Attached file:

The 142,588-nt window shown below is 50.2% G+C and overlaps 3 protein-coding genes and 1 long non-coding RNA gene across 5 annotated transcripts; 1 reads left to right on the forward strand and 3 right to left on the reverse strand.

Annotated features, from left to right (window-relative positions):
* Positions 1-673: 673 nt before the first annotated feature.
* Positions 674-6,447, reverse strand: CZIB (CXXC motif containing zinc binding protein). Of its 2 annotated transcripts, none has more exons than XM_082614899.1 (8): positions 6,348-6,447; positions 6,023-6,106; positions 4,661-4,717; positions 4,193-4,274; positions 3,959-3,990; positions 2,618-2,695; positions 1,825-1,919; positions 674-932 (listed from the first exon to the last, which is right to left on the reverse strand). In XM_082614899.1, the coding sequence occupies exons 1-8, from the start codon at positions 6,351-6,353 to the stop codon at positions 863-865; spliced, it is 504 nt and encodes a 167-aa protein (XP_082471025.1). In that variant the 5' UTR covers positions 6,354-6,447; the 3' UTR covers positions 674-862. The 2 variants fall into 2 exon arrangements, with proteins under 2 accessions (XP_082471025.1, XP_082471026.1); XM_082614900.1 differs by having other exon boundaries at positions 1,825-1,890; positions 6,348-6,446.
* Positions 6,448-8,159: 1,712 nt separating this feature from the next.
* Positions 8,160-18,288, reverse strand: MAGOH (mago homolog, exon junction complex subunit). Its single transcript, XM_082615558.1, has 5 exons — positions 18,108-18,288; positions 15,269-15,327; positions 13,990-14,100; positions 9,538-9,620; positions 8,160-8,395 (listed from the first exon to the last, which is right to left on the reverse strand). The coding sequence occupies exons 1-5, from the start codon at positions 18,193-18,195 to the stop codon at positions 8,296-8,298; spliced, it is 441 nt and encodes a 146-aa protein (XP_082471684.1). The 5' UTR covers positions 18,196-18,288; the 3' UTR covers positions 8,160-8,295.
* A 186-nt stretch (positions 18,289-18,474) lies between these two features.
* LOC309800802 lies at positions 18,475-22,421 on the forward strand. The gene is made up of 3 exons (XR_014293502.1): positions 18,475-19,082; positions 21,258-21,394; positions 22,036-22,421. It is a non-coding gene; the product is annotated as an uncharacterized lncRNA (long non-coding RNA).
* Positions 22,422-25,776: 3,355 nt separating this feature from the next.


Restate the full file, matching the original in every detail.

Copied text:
The 142,588-nt window shown below is 50.2% G+C and overlaps 3 protein-coding genes and 1 long non-coding RNA gene across 5 annotated transcripts; 1 reads left to right on the forward strand and 3 right to left on the reverse strand.

Annotated features, from left to right (window-relative positions):
* Positions 1-673: 673 nt before the first annotated feature.
* Positions 674-6,447, reverse strand: CZIB (CXXC motif containing zinc binding protein). Of its 2 annotated transcripts, none has more exons than XM_082614899.1 (8): positions 6,348-6,447; positions 6,023-6,106; positions 4,661-4,717; positions 4,193-4,274; positions 3,959-3,990; positions 2,618-2,695; positions 1,825-1,919; positions 674-932 (listed from the first exon to the last, which is right to left on the reverse strand). In XM_082614899.1, the coding sequence occupies exons 1-8, from the start codon at positions 6,351-6,353 to the stop codon at positions 863-865; spliced, it is 504 nt and encodes a 167-aa protein (XP_082471025.1). In that variant the 5' UTR covers positions 6,354-6,447; the 3' UTR covers positions 674-862. The 2 variants fall into 2 exon arrangements, with proteins under 2 accessions (XP_082471025.1, XP_082471026.1); XM_082614900.1 differs by having other exon boundaries at positions 1,825-1,890; positions 6,348-6,446.
* Positions 6,448-8,159: 1,712 nt separating this feature from the next.
* Positions 8,160-18,288, reverse strand: MAGOH (mago homolog, exon junction complex subunit). Its single transcript, XM_082615558.1, has 5 exons — positions 18,108-18,288; positions 15,269-15,327; positions 13,990-14,100; positions 9,538-9,620; positions 8,160-8,395 (listed from the first exon to the last, which is right to left on the reverse strand). The coding sequence occupies exons 1-5, from the start codon at positions 18,193-18,195 to the stop codon at positions 8,296-8,298; spliced, it is 441 nt and encodes a 146-aa protein (XP_082471684.1). The 5' UTR covers positions 18,196-18,288; the 3' UTR covers positions 8,160-8,295.
* A 186-nt stretch (positions 18,289-18,474) lies between these two features.
* LOC309800802 lies at positions 18,475-22,421 on the forward strand. The gene is made up of 3 exons (XR_014293502.1): positions 18,475-19,082; positions 21,258-21,394; positions 22,036-22,421. It is a non-coding gene; the product is annotated as an uncharacterized lncRNA (long non-coding RNA).
* Positions 22,422-25,776: 3,355 nt separating this feature from the next.